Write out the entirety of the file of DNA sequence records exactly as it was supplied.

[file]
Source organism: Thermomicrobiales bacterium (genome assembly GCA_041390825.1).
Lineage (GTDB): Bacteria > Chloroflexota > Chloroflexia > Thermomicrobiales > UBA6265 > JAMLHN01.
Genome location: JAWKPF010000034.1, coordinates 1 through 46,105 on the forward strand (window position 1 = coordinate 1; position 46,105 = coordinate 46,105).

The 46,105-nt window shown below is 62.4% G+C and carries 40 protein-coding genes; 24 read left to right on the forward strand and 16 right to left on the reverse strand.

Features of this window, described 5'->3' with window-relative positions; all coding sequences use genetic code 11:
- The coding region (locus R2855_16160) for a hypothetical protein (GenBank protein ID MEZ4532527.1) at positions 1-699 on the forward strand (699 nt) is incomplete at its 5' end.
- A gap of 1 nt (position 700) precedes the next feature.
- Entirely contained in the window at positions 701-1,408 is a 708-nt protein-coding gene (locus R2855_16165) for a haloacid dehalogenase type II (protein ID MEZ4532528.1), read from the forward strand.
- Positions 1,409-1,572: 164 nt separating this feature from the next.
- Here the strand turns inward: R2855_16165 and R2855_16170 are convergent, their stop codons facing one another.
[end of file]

Source organism: Thermomicrobiales bacterium (genome assembly GCA_041390825.1).
Lineage (GTDB): Bacteria > Chloroflexota > Chloroflexia > Thermomicrobiales > UBA6265 > JAMLHN01.
Genome location: JAWKPF010000034.1, coordinates 1 through 46,105 on the forward strand (window position 1 = coordinate 1; position 46,105 = coordinate 46,105).

The 46,105-nt window shown below is 62.4% G+C and carries 40 protein-coding genes; 24 read left to right on the forward strand and 16 right to left on the reverse strand.

Features of this window, described 5'->3' with window-relative positions; all coding sequences use genetic code 11:
- The coding region (locus R2855_16160) for a hypothetical protein (GenBank protein ID MEZ4532527.1) at positions 1-699 on the forward strand (699 nt) is incomplete at its 5' end.
- A gap of 1 nt (position 700) precedes the next feature.
- Entirely contained in the window at positions 701-1,408 is a 708-nt protein-coding gene (locus R2855_16165) for a haloacid dehalogenase type II (protein ID MEZ4532528.1), read from the forward strand.
- Positions 1,409-1,572: 164 nt separating this feature from the next.
- Here the strand turns inward: R2855_16165 and R2855_16170 are convergent, their stop codons facing one another.